Sap on Woodwork
The wood posts inside our relatively "new" house were finished with polyurethane. Now they are beginning to exude sap. Is this common? We were wondering if they had been "cured" or prepared improperly? How do we remedy the situation, if possible?
EE from Mt Juliet, TN
Wood harvested at certain times of the year is more likely to exude sap from the knots, even when kiln-dried. It isn't considered a defect, though it can be a pain!
I would suggest just removing the sap... for now... to get rid of the stickiness. Once you go through a season or two without more sap appearing, you can refinish the post. Just sand the affected side and apply a coat of polyurethane to it with a brush or cloth. There are rub-on polyurethane finishes that are easy to use and work well! Make sure you don't apply any product that contains wax or oil to the posts or the new poly may not stick!!
There are a number of sap-removal products you can try. Denatured alcohol is the least damaging to the polyurethane. If that doesn't do the trick, try automobile finish sap remover. Other products that will remove stubborn sap are kerosene (lighter fluid) and gasoline, though I wouldn't recommend using gasoline inside your home.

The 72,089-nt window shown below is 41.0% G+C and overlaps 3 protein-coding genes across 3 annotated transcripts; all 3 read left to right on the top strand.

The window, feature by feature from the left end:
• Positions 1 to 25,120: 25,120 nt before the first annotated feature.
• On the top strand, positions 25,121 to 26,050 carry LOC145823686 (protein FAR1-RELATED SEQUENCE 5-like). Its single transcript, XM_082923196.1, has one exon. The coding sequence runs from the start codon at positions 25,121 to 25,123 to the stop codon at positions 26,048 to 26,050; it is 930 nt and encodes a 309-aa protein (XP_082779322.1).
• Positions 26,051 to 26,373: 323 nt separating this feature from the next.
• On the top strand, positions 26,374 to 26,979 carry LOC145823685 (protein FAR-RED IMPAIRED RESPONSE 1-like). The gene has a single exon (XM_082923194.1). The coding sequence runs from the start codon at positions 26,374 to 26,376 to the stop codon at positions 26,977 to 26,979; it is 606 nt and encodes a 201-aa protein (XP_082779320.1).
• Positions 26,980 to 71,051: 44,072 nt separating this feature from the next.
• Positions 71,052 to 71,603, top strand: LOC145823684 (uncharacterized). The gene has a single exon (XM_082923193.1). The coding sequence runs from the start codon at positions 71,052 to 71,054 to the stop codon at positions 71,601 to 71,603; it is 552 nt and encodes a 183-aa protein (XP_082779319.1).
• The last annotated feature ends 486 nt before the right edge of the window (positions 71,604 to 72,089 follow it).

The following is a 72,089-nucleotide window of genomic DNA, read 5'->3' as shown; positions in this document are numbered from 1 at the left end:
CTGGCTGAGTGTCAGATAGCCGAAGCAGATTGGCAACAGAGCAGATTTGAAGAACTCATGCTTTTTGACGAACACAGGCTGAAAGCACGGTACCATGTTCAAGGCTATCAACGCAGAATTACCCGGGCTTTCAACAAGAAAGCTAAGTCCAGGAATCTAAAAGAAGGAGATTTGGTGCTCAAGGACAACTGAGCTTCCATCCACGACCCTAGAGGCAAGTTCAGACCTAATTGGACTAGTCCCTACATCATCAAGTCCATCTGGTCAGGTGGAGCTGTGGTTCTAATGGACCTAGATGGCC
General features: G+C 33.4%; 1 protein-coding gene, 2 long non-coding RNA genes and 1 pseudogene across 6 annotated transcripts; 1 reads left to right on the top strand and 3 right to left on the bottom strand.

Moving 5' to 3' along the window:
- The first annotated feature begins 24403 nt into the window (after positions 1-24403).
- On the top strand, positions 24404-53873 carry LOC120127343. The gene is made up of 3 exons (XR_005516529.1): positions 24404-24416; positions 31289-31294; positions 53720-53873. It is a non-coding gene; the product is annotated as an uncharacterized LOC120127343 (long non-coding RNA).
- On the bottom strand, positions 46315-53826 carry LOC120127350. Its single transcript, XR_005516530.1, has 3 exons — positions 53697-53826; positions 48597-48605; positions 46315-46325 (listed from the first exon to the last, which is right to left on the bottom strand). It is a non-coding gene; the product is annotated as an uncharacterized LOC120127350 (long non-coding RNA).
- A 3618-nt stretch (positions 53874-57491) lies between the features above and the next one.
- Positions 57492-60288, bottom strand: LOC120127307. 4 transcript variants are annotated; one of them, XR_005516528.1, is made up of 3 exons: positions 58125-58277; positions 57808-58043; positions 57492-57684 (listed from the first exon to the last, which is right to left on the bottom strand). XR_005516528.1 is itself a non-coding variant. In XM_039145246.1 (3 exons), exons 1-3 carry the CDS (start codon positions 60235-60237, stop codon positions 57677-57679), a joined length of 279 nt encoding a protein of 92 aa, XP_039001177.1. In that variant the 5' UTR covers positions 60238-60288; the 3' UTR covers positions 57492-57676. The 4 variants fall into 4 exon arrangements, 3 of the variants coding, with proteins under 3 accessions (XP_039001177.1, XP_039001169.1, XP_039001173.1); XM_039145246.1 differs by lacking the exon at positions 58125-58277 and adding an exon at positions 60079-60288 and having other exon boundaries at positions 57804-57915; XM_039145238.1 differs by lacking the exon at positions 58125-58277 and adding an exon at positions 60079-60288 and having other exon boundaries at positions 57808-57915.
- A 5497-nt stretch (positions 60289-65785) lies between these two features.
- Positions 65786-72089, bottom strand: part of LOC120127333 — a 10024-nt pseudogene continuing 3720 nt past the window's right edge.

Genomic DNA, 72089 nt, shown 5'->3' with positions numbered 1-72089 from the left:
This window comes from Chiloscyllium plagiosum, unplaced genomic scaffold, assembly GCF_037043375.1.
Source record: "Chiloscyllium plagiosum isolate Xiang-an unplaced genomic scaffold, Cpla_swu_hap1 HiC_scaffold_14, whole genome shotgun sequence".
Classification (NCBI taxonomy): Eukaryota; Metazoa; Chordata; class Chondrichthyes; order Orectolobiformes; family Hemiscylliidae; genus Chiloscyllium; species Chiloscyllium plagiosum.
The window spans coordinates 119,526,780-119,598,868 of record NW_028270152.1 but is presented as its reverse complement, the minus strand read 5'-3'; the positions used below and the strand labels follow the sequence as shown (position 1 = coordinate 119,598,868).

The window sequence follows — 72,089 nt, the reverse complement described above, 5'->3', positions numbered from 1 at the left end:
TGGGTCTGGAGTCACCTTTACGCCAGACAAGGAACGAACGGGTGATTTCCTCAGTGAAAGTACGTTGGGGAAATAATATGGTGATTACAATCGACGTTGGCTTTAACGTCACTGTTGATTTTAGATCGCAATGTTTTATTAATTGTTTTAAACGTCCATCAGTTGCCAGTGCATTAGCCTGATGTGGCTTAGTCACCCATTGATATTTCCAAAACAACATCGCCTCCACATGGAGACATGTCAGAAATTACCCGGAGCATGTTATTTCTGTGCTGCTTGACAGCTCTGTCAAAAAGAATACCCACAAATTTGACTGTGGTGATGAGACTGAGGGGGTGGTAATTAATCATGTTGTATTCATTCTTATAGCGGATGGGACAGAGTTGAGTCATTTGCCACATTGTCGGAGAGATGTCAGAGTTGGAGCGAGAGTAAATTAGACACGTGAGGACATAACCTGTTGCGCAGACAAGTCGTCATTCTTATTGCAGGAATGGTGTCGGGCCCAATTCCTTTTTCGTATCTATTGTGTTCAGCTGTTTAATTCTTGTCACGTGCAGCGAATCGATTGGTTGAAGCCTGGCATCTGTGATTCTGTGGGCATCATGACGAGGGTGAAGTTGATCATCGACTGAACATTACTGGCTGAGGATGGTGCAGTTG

Have a small home repair question for THE NATURAL HANDYMAN? Just click here NaturalHandyman.com/aitikia. For more home repair information, visit NH's growing list of original home repair articles and quality links NaturalHandyman.com. If this information has been valuable to you, please consider making a small donation to support NH's free service to the home repair community! For more information, please visit our "Friends" page NaturalHandyman.com/Friends.
The Natural Handyman Site Directory
- Home Repair Articles naturalhandyman.com/iip
- Home Repair Links Library naturalhandyman.com/linkslibrary
- NH's Bookshop naturalhandyman.com/bookshop
- Find a handyman at naturalhandyman.com/network
- Win unique home repair gifts and prizes at NaturalHandyman.com/Contest. Please read the important copyright and disclaimer information located at NaturalHandyman.com/Copyright.
More Money-Saving Tips for Your Home
- Should I use a HELOC for home remodeling and repairs?
- Should I refinance my mortgage?
- Compare HELOC rates
- Check for a lower homeowners insurance rate
- 3 ways to use a mortgage calculator
- Mortgage calculator: Calculate your payment and more
- Home equity calculator: HELOC vs. line of credit
- How much can additional payments save me on my mortgage?